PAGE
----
Unionization of American Engineersby Benjamin Earle Burritt, (M.ASCE), Civ. Engr.; Traffic Operations Service, Highways Div., Arizona Dept. of Transportation, Phoenix, Ariz.,
Serial Information: Engineering Issues: Journal of Professional Activities, 1977, Vol. 103, Issue 2, Pg. 111-121
Document Type: Journal Paper
Discussion: Fazio Robert F. (See full record)
The unionization of the engineering profession continues to challenge the organizing abilities of American labor unions. Professional engineering societies remain opposed to engineering unions on the grounds that they are incompatible with a professional occupation. By understanding the career conflicts within the profession and the environment within which professionalism and unionism interact, a better understanding can be achieved concerning the professional dilemmas associated with engineering unions. History suggests that the engineer will eventually unionize. The form of organization which they will join and the speed with which this occurs is difficult to forecast. It depends, in part, on the economic climate for engineers, public attitudes toward unions, the evolutionary process of the profession, management strategy, the orientation of engineering societies, and the ability of unions to develop the methods, goals, and structure appropriate to the needs and problems of the engineer.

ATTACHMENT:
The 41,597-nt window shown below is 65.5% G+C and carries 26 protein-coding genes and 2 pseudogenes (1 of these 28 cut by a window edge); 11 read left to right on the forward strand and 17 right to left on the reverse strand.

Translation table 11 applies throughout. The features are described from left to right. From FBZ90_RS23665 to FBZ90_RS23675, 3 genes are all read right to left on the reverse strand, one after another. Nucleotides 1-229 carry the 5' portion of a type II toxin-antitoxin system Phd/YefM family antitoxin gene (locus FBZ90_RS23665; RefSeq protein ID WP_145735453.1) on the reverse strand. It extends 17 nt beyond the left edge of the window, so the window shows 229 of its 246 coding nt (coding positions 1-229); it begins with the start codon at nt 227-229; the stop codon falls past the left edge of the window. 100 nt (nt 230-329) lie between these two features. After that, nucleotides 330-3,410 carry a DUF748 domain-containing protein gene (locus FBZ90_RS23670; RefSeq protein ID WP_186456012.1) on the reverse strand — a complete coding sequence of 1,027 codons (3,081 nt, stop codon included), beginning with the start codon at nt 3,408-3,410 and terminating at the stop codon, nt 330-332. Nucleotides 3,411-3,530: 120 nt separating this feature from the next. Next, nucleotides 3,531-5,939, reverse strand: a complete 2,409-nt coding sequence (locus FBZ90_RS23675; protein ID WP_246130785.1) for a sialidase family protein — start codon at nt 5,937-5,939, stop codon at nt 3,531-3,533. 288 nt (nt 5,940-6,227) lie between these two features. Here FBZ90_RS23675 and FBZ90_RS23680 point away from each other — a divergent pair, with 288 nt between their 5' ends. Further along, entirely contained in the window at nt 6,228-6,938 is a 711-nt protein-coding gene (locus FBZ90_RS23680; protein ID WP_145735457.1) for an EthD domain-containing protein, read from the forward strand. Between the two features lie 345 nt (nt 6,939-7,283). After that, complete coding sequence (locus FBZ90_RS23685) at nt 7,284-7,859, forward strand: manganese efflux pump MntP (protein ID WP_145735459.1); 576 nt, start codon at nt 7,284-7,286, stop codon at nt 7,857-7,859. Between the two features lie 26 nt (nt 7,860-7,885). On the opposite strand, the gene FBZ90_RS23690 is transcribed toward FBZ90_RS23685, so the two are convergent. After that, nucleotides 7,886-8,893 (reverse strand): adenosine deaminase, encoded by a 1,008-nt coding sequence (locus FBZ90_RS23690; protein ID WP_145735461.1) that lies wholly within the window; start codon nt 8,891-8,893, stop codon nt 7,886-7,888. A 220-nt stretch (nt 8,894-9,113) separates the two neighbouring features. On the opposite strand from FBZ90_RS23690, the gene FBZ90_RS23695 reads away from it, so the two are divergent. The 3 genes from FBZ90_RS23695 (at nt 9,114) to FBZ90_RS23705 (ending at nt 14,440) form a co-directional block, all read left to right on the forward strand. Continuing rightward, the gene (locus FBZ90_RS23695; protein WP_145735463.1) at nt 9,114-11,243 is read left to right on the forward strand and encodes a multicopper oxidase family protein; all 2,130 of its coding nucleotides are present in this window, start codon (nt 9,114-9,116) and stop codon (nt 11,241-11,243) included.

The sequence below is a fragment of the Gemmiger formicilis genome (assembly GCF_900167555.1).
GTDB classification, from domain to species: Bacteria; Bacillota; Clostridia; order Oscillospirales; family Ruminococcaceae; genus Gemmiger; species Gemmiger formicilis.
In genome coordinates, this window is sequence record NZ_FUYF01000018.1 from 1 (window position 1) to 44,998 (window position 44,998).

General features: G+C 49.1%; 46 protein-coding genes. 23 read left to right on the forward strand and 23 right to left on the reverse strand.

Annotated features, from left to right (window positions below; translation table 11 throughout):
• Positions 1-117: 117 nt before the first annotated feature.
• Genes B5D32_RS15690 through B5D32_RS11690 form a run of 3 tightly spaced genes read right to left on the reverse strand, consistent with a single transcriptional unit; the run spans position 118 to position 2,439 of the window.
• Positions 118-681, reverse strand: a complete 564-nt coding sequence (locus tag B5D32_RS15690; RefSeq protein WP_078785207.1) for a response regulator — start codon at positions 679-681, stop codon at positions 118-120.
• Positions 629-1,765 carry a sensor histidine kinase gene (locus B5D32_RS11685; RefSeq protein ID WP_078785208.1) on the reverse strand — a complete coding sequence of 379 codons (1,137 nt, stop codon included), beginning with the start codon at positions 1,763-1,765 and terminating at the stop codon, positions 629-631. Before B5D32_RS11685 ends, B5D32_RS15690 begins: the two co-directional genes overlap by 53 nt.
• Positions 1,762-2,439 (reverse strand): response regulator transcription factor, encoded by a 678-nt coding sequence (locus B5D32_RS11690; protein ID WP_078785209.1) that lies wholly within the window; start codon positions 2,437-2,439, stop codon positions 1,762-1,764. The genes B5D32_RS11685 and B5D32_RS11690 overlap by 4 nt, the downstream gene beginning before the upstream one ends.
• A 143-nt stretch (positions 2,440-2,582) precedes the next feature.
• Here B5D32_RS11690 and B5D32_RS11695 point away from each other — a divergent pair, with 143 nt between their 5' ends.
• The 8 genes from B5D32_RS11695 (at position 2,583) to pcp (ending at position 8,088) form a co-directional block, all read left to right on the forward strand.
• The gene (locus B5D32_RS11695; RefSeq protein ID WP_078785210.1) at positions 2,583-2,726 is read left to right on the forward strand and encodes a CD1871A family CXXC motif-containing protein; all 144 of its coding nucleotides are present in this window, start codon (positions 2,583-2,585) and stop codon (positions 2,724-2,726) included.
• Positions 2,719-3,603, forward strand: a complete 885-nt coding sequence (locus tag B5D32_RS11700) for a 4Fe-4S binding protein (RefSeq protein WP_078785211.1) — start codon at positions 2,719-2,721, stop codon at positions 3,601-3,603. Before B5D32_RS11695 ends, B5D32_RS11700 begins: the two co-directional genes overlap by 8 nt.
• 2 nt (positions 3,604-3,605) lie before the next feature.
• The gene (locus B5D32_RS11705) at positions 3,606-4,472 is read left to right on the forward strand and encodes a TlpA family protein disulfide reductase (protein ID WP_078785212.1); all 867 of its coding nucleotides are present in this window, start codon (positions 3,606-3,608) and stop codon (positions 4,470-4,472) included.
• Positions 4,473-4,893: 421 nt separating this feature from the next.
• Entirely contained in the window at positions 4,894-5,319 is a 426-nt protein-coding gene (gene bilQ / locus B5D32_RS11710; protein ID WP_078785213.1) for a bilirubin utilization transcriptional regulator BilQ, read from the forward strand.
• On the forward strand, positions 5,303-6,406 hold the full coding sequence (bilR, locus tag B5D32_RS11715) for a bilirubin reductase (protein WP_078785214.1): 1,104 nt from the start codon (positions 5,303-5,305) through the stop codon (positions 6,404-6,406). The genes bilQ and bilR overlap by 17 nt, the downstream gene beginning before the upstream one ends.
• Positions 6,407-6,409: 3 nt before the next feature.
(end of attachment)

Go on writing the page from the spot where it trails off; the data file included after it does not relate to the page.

Subject Headings: Professional development | Professional societies | Management methods | Forecasting | History | Labor
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